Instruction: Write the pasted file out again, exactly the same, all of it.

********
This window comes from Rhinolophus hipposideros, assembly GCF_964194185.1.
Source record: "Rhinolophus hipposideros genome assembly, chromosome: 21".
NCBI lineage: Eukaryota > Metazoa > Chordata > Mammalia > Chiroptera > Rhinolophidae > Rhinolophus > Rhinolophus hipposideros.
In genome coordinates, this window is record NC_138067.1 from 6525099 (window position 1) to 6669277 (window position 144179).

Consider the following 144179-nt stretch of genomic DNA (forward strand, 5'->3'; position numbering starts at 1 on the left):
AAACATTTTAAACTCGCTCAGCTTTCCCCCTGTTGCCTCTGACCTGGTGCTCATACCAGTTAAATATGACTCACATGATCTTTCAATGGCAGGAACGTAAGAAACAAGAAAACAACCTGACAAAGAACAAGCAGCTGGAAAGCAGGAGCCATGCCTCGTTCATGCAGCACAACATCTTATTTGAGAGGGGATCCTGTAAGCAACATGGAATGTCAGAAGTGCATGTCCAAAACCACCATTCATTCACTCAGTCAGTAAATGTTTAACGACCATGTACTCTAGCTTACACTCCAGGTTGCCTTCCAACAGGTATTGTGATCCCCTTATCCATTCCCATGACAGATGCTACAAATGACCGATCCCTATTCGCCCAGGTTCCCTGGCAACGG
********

This window comes from Rhinolophus hipposideros, assembly GCF_964194185.1.
Source record: "Rhinolophus hipposideros genome assembly, chromosome: 21".
NCBI lineage: Eukaryota > Metazoa > Chordata > Mammalia > Chiroptera > Rhinolophidae > Rhinolophus > Rhinolophus hipposideros.
In genome coordinates, this window is record NC_138067.1 from 6525099 (window position 1) to 6669277 (window position 144179).

Consider the following 144179-nt stretch of genomic DNA (forward strand, 5'->3'; position numbering starts at 1 on the left):
AAACATTTTAAACTCGCTCAGCTTTCCCCCTGTTGCCTCTGACCTGGTGCTCATACCAGTTAAATATGACTCACATGATCTTTCAATGGCAGGAACGTAAGAAACAAGAAAACAACCTGACAAAGAACAAGCAGCTGGAAAGCAGGAGCCATGCCTCGTTCATGCAGCACAACATCTTATTTGAGAGGGGATCCTGTAAGCAACATGGAATGTCAGAAGTGCATGTCCAAAACCACCATTCATTCACTCAGTCAGTAAATGTTTAACGACCATGTACTCTAGCTTACACTCCAGGTTGCCTTCCAACAGGTATTGTGATCCCCTTATCCATTCCCATGACAGATGCTACAAATGACCGATCCCTATTCGCCCAGGTTCCCTGGCAACGG